COVID-19 has changed customer challenges, mindsets, and expectations. How should B2B brands adapt to the new normal — and step up where it’s needed most?
We’re starting to see it, or at least imagine it: the light at the end of the tunnel. While acknowledging that we’re still in the midst of the COVID-19 pandemic, businesses, individuals, and governments are starting to entertain the idea of emerging into a new normal.
There’s been plenty of advice on how brands can, and must, adapt their strategies during this difficult time — and many brands have already taken smart steps. But the big question now is: what’s next for brands as we all begin the transition to a post-pandemic world?
We know it’s not going to be an overnight shift. The pandemic and its effects will have a lasting and profound impact on what people want, what they fear, how they behave, and how they interact. All of which translates into a major shift for brands — people’s expectations of the businesses they buy from, work with, and work for have also changed significantly.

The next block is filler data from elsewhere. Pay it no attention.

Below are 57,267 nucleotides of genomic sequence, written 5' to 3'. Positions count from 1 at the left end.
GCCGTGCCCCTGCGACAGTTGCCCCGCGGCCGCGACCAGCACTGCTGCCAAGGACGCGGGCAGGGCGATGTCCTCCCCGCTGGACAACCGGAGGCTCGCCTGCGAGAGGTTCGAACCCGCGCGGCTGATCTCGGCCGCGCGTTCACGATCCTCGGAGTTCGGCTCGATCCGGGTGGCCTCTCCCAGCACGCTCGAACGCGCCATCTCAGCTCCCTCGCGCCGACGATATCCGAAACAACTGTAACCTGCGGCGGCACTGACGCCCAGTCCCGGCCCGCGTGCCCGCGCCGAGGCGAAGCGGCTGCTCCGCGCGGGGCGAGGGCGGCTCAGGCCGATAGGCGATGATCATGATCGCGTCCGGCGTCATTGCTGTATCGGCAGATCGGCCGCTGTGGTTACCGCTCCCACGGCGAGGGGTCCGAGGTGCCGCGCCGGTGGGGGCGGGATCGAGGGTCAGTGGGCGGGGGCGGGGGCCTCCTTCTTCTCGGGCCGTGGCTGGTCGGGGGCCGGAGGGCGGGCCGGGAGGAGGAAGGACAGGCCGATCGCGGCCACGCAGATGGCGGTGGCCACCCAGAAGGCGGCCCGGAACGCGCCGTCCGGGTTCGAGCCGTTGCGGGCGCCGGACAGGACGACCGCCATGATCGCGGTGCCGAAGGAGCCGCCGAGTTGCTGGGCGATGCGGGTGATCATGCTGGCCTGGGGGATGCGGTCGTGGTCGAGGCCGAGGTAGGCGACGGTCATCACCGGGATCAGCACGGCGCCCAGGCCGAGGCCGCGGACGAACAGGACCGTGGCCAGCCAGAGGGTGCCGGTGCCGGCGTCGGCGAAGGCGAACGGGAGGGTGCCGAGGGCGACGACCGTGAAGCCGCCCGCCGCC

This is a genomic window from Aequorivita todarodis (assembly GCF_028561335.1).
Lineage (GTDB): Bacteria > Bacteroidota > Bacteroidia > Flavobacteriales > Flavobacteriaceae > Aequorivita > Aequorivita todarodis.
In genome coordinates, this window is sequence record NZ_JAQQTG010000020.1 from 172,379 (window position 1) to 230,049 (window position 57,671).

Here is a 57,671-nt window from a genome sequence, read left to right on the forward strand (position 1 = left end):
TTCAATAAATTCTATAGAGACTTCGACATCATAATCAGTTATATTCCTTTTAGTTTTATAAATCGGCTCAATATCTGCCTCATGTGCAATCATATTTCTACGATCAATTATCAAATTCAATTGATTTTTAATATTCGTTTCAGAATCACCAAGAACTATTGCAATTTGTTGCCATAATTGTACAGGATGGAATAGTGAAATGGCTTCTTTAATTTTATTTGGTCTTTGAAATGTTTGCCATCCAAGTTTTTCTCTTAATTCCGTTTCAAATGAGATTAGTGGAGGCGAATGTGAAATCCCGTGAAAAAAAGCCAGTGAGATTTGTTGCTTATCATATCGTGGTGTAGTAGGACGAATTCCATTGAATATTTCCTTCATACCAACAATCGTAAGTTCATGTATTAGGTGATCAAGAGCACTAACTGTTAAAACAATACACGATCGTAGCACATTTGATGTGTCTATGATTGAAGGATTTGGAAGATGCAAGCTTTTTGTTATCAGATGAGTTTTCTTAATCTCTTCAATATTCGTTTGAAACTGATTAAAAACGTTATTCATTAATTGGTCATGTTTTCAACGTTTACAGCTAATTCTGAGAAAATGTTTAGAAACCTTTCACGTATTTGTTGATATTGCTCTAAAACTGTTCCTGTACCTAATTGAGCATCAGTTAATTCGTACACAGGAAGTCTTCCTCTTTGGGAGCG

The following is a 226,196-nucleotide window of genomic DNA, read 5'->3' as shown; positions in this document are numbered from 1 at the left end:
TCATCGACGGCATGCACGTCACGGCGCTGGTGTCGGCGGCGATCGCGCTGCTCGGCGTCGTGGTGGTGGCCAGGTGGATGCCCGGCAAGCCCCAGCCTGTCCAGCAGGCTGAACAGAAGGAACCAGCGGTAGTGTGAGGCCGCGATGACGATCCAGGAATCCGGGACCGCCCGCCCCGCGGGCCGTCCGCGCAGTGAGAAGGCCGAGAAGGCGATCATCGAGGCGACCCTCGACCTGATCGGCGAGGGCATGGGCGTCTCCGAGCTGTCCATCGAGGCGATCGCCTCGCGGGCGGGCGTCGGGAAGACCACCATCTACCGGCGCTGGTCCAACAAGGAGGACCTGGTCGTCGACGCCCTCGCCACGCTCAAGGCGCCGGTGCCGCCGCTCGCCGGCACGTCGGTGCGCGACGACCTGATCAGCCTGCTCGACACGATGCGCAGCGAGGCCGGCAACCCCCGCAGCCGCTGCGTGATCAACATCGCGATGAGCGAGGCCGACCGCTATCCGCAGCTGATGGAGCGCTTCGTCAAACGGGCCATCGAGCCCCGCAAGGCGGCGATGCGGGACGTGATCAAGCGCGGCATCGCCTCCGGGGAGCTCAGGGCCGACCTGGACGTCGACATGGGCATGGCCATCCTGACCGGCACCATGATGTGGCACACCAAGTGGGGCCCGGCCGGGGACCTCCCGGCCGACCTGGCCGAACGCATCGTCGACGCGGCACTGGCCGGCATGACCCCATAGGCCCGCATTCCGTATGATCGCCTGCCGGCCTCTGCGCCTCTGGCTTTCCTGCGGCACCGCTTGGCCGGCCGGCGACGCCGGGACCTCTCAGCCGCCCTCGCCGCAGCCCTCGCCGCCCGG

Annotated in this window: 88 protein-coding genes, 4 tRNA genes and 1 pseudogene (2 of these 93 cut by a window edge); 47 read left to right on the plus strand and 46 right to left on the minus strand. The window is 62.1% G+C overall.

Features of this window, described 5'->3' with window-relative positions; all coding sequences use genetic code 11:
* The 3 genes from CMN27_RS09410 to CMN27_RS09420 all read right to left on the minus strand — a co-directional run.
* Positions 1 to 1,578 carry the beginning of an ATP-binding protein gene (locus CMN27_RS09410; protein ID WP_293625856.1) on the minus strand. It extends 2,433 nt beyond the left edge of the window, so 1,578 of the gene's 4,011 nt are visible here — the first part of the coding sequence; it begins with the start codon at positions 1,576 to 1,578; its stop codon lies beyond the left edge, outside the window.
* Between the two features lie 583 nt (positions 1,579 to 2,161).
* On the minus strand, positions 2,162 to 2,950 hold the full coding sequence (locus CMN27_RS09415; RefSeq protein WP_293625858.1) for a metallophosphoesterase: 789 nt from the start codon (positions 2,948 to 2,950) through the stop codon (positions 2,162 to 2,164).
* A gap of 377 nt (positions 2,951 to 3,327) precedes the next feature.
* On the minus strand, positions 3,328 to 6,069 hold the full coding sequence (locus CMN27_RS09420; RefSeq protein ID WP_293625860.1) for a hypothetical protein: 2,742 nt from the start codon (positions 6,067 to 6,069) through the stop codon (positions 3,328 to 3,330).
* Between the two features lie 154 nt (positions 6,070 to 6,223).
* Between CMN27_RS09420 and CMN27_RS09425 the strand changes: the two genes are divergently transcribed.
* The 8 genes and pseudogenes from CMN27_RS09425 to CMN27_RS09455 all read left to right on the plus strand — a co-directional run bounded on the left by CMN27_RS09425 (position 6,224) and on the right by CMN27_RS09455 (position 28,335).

In some respects, customers have actually become more understanding. They’re more willing to forgive things like lapses in service or delays in delivery because they recognize how difficult things are for businesses and individuals alike. But while customers have become more sympathetic in some areas, the COVID-19 crisis has put a spotlight on other areas where stakeholders will expect brands to step up, and stand out, when we finally emerge on the other side.
So, in this era of new and daunting expectations, we want to share a series of imperatives around how B2B brands can continue to adapt — and become the businesses that people want to work with, and for, in this brave new world.
1. Stay in the know
When planning brand strategy for the transition and beyond, consider what this new normal actually looks like for key stakeholders, and how to adapt in line with their evolving needs. But how do you get a grasp on those needs when they are changing almost daily?